Referring to FIG. 1, an isometric view of an exemplary sensor element, generally designated 100, is illustrated. In the illustration, a sensing (i.e., first, exhaust gas, or outer) electrode 12 and a reference (i.e., second, reference gas, or inner) electrode 14 are disposed on opposite sides of, and adjacent to, an electrolyte 16, where combined form an electrochemical cell (12/16/14). On the side of the sensing electrode 12 opposite the electrolyte 16 is a protective layer 18 comprising a porous section 20 that enables fluid communication between the sensing electrode 12 and an exhaust gas. A catalytic coating 22 is disposed over the porous section 20. The electrolyte 16 and the porous section 20 can be disposed adjacent to, or inserts within, support layer 24 and protective layer 18, respectively. Meanwhile, disposed on a side of the reference electrode 14, opposite electrolyte 16, can be an optional reference gas channel 26, which is in fluid communication with the reference electrode 14 and optionally with the ambient atmosphere and/or the exhaust gas. Disposed on a side of the reference gas channel 26, opposite the reference electrode 14 may optionally be a heater 28 for maintaining sensor element 100 at a desired operating temperature. Disposed between the reference gas channel 26 and the heater 28, as well as on a side of the heater opposite the reference gas channel 26, can be one or more insulating/support layers 30, 32.

In addition to the above described sensor components, other sensor components can be employed, including lead gettering layer(s), leads (34, 36, 38, 40), contact pads, a ground plane, ground plane layers(s), support layer(s), additional electrochemical cell(s), and so forth. The leads, which supply current to the heater 28 and electrodes (e.g., sensing electrode 12 and reference electrode 14), are often formed on the same layers as the heater and the electrodes to which they are in electrical communication, and can extend from the heater/electrode to a terminal end of the sensor element.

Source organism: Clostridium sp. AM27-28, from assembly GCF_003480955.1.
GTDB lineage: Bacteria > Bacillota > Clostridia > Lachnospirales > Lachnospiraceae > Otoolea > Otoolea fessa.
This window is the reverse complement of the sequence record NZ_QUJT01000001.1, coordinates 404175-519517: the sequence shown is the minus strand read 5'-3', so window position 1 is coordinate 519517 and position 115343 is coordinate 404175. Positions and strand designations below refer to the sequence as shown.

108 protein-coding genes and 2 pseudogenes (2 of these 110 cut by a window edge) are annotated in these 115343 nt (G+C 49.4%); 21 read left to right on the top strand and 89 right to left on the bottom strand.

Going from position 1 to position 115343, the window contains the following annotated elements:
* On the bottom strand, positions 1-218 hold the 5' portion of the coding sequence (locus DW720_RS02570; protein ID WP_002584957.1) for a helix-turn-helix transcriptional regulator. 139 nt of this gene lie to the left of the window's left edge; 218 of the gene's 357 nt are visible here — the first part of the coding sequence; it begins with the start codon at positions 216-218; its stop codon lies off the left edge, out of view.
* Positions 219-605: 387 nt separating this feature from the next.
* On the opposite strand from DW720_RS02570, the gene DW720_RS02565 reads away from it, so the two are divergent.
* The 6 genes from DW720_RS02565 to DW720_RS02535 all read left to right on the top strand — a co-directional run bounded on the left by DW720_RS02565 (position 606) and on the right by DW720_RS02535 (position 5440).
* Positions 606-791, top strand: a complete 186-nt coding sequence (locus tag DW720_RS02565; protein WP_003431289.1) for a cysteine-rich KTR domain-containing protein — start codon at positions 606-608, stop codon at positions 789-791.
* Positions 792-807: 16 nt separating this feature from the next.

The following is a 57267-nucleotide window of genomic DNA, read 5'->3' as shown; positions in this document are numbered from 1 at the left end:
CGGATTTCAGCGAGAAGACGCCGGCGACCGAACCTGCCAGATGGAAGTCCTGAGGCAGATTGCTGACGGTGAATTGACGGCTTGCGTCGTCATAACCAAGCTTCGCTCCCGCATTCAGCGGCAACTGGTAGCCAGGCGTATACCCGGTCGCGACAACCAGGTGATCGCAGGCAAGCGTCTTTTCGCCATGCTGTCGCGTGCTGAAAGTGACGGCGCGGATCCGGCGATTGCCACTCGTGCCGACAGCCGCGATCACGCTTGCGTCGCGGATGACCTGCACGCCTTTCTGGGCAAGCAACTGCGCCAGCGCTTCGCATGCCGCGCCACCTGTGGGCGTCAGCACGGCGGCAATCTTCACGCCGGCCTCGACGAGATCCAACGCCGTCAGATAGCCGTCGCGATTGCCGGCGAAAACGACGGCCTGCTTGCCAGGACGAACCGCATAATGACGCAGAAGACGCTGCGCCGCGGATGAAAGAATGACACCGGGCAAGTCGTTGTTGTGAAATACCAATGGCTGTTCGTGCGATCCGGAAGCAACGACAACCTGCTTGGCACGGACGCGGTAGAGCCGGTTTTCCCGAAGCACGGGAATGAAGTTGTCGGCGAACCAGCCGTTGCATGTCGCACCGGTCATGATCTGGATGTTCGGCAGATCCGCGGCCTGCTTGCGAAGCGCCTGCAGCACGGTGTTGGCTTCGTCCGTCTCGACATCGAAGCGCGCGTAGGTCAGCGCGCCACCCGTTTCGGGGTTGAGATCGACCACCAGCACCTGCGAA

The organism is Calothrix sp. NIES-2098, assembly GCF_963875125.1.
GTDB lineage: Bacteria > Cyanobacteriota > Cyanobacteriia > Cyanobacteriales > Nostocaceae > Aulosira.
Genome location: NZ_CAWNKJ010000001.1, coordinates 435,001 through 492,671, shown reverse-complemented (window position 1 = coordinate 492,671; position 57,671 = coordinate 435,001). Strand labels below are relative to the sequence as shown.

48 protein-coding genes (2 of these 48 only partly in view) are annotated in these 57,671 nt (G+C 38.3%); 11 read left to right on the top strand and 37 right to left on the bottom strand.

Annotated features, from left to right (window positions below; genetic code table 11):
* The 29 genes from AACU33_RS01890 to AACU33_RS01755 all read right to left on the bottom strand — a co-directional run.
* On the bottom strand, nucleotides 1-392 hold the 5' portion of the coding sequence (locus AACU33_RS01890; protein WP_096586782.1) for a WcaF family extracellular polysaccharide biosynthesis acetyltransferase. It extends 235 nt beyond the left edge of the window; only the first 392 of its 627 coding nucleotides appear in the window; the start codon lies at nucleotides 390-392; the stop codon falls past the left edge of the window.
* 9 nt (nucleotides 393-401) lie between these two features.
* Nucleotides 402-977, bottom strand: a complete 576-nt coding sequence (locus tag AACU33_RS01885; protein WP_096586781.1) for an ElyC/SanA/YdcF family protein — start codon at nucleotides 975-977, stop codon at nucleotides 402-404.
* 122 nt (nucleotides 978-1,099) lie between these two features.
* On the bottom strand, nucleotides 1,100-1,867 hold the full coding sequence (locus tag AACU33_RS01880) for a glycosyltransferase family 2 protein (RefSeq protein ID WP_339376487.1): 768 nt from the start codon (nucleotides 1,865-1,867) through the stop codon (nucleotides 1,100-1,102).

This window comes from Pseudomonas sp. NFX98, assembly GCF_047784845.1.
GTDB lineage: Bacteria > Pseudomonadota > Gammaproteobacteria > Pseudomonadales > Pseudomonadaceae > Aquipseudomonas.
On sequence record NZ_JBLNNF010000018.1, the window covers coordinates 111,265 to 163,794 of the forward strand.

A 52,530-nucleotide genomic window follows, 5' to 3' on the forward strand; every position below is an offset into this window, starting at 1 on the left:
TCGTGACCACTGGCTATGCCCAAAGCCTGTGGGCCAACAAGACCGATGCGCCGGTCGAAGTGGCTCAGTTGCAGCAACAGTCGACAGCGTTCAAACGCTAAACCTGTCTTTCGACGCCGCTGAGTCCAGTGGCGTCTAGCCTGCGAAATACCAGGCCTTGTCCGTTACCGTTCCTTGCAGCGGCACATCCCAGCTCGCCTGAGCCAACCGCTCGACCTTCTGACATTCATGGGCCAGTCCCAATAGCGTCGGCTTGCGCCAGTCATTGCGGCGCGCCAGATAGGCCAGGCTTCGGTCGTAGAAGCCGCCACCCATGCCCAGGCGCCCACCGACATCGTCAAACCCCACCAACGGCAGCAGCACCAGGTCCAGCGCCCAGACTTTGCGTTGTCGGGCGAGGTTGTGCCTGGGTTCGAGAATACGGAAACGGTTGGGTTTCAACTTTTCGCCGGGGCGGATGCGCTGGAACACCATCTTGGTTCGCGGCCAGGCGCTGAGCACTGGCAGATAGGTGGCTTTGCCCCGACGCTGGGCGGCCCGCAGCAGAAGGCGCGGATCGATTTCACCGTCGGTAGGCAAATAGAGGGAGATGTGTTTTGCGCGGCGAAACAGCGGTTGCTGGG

Sensor element 100 can be disposed within a protective casing (not shown) having holes, slits and/or apertures, which act to generally limit the overall exhaust gas flow contacting sensor element 100. This arrangement extends the useful life of sensor element 100 by minimizing the ion transport through the electrodes 12,14 and electrolyte 16. Furthermore, any shape can be used for the sensor element 100, including conical, tubular, rectangular, and flat, and so forth, and the various components, therefore, can have complementary shapes, such as circular, oval, quadrilateral, rectangular, or polygonal, among others.

The electrodes 12, 14 are disposed in ionic communication with the electrolyte 16. The sensing electrode 12, which is exposed to the exhaust gas during operation, preferably has a porosity sufficient to permit diffusion of oxygen molecules therethrough. Similarly, the reference electrode 14, which can be exposed to a reference gas such as oxygen, air, or the like, during operation, preferably has a porosity sufficient to permit diffusion of oxygen molecules therethrough. The electrodes 12, 14 can comprise any catalyst material capable of ionizing oxygen, including materials such as platinum, palladium, osmium, rhodium, iridium, gold, ruthenium, and so forth, as well as oxides, mixtures, and alloys comprising at least one of the foregoing catalysts, with other materials also possibly present, such as zirconium, yttrium, cerium, calcium, aluminum, silicon, and so forth. The electrodes 12, 14 can be formed by various techniques, including sputtering, painting, chemical vapor deposition, screen-printing, stenciling, and so forth. Electrode leads 38 and 40 are generally formed simultaneously with electrodes 12, 14, and can comprise the same materials as electrodes 12, 14.